Outside off left alone, through to Gilchrist
Adam Gilchrist's autobiography, "True Colours: My Life"
, is to be released next week. As is to be expected, and as we've seen with cricketer autobiographies (Trescothick
), there is a tendency to selectively leak 'scandalous' portions of the book. The aim is to create a buzz around it, with the hope that it translates into more sales when the book is released.
Adam Gilchrist's revelations about Tendulkar
are nothing but just that. He has his point of view, and others have theirs. Its his autobiography, and he has a right to choose what to say, and what not to say. If he reckons that the best way to sell his book, when there's an Australia v India series on
, is to say things about India's cricketers that rile their fans, then that's his judgement.
I don't believe there's any value in rebutting the allegation that Tendulkar changed his story from "I didn't hear what Harbhajan said" to "He said something that sounded like 'monkey'" during the Judge Hansen hearing
. Perhaps it needs pointing out that Gilchrist wasn't directly involved at all. What he's saying is based on what he heard (or appeared to hear) Symonds, Hayden, etc. say.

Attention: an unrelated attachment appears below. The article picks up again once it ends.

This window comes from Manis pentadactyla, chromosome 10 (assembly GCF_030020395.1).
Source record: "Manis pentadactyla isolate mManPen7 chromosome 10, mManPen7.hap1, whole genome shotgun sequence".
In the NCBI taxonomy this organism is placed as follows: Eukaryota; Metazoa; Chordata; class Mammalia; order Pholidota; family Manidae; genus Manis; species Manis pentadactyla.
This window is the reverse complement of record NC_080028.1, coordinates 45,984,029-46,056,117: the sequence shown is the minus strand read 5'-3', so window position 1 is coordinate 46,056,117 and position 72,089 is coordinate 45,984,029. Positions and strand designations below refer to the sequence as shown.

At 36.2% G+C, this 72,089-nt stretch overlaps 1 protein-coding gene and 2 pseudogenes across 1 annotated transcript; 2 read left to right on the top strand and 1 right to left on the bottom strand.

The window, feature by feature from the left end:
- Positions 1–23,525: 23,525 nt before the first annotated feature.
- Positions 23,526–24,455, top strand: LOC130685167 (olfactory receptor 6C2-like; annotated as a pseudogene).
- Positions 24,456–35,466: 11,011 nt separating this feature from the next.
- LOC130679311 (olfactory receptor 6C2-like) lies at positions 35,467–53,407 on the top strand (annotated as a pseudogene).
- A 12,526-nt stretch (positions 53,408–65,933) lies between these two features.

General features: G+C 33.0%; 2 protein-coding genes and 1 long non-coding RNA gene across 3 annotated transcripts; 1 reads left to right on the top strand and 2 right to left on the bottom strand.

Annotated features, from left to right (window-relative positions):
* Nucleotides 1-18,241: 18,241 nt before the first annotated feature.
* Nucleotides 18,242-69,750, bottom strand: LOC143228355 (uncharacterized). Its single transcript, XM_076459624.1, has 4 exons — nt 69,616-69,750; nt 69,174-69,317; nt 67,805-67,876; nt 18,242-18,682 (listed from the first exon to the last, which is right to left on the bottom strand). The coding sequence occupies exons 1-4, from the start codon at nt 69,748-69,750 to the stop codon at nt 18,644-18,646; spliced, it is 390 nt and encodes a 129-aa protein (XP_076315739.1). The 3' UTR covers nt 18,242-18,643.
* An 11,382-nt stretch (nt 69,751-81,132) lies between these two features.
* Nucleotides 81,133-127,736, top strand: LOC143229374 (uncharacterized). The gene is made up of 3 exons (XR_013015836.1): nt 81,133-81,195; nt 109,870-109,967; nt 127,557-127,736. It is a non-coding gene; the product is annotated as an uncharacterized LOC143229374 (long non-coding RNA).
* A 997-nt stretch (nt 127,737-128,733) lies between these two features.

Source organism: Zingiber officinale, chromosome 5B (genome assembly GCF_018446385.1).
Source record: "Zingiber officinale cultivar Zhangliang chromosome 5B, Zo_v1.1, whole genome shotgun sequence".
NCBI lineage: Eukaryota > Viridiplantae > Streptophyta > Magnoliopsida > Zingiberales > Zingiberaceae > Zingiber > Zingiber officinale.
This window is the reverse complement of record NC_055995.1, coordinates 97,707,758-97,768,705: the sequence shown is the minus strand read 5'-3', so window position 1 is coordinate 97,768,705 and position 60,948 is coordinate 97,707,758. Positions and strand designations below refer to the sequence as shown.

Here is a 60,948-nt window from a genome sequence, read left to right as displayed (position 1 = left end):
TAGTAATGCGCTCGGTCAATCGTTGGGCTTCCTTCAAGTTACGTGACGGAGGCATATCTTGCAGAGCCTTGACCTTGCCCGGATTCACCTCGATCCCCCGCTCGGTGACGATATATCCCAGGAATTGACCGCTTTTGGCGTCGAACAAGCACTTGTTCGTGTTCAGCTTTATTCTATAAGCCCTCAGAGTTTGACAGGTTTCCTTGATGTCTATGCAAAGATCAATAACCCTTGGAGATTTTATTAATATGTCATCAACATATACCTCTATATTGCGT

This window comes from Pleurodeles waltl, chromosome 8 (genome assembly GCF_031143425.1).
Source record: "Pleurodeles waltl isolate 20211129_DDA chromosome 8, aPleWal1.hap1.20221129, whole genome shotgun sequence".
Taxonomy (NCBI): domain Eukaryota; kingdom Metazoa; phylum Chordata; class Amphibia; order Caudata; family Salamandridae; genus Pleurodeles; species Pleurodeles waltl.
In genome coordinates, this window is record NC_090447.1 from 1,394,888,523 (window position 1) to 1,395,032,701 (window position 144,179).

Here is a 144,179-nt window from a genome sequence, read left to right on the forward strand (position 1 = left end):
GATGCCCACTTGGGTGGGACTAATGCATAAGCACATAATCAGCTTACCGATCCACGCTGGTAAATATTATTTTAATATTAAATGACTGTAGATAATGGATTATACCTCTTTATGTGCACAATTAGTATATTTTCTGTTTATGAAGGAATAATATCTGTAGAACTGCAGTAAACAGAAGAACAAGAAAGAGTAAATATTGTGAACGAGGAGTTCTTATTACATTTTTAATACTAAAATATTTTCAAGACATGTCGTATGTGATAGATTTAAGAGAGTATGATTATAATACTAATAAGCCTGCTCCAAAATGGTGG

He also writes that India's cricketers, and Tendulkar in particular, are hard to find after India loses a game. Does that make Tendulkar, or the rest of the Indian players, sore losers?
I don't think so. It's a cultural thing. Just because Aussies do so doesn't mean everyone else should follow. It doesn't make the Aussie refrain of "We play hard on the field, and have a beer off it" right either. It could just be the fact that whoever plays hard to get is extremely competitive.
I can vouch for it. I hated losing, especially at cricket. I've sulked so often after the team I played in (or captained) has lost, whether it was in inter-university games or intra-office cricket or inter-office cricket or league cricket. Does that make me a sore loser? I don't particularly care if it does.
In any case, if Gilchrist is taking the one example of the Sydney test to point out Tendulkar not shaking hands, there's no need to point out how acrimonious that game was
. Given all that was said (or allegedly said), the spirit in which the proceedings went and the umpiring howlers, it was but natural to feel pissed off and robbed. The problem perhaps is that Gilchrist hadn't encountered defeat enough times across his career to feel that pissed off, or it wasn't in his nature to. Australia won a staggering 71% of all internationals in which Gilchrist played
: Read this fantabulously hilarious riposte to Gilchrist's quotes
Labels: australia, autobiography, gilchrist, tendulkar